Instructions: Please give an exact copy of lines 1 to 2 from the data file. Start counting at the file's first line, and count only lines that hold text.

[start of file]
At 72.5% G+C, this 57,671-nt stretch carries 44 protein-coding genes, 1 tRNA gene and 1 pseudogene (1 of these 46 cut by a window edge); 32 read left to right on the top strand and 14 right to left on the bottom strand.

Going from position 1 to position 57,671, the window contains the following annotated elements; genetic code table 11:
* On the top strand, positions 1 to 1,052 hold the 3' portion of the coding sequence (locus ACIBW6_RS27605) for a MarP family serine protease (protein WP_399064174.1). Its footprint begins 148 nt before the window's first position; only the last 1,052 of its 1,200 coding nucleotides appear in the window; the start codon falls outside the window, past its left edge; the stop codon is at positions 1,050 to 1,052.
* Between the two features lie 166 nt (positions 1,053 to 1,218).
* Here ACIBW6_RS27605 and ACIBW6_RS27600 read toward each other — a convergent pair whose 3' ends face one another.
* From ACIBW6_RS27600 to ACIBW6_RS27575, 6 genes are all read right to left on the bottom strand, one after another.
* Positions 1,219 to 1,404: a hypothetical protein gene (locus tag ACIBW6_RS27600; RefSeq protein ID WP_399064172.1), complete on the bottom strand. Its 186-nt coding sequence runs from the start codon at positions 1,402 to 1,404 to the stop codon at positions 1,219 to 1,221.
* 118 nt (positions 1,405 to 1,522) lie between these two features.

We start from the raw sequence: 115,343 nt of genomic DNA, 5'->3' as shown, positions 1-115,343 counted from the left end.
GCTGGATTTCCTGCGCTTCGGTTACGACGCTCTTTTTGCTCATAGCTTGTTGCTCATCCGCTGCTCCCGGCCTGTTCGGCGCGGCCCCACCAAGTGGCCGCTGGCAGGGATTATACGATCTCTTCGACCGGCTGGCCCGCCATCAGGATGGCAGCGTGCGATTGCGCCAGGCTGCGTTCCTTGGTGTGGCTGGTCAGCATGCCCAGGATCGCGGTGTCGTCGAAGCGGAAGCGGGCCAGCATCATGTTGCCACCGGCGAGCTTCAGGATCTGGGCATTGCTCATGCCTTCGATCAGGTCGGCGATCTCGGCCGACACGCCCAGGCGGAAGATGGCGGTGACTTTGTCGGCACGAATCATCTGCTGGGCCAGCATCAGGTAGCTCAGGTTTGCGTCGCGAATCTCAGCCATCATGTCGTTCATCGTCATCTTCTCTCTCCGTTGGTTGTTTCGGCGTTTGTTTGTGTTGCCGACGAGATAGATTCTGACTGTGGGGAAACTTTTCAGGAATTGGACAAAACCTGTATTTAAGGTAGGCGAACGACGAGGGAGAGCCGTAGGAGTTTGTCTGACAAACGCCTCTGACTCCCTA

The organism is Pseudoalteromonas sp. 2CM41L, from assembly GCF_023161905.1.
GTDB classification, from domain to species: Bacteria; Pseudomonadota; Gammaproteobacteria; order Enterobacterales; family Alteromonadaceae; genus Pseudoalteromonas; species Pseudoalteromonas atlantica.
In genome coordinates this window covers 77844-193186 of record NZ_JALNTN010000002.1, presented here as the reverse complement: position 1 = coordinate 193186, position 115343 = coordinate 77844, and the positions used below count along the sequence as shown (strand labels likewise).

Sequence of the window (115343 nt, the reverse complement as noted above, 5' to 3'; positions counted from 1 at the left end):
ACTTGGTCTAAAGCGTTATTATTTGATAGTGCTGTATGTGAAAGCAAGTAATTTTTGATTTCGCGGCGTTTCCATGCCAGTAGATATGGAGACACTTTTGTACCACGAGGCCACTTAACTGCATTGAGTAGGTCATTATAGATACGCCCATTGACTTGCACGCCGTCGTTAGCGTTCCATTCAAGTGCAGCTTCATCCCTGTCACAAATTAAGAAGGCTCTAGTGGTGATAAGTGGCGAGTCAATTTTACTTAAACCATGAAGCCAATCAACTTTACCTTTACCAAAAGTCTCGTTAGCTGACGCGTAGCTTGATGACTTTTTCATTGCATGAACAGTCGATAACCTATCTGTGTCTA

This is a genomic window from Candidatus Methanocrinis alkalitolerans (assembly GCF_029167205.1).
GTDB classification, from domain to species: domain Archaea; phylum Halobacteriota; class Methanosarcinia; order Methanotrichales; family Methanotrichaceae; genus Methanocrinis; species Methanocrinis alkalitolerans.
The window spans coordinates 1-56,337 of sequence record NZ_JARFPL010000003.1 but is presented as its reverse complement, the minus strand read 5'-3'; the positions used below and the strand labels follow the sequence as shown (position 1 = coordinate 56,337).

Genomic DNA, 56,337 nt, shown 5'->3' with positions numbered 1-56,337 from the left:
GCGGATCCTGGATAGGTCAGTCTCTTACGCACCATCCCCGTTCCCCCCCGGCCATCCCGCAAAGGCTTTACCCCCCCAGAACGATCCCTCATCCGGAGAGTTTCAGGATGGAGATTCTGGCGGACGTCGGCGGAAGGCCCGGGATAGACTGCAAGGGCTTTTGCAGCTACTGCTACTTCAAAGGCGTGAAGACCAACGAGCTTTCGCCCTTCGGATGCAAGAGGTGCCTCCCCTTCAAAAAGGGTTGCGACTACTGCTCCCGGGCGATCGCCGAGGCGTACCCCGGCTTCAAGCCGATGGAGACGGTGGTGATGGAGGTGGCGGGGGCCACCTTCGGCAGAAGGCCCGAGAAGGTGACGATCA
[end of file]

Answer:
At 72.5% G+C, this 57,671-nt stretch carries 44 protein-coding genes, 1 tRNA gene and 1 pseudogene (1 of these 46 cut by a window edge); 32 read left to right on the top strand and 14 right to left on the bottom strand.

Going from position 1 to position 57,671, the window contains the following annotated elements; genetic code table 11: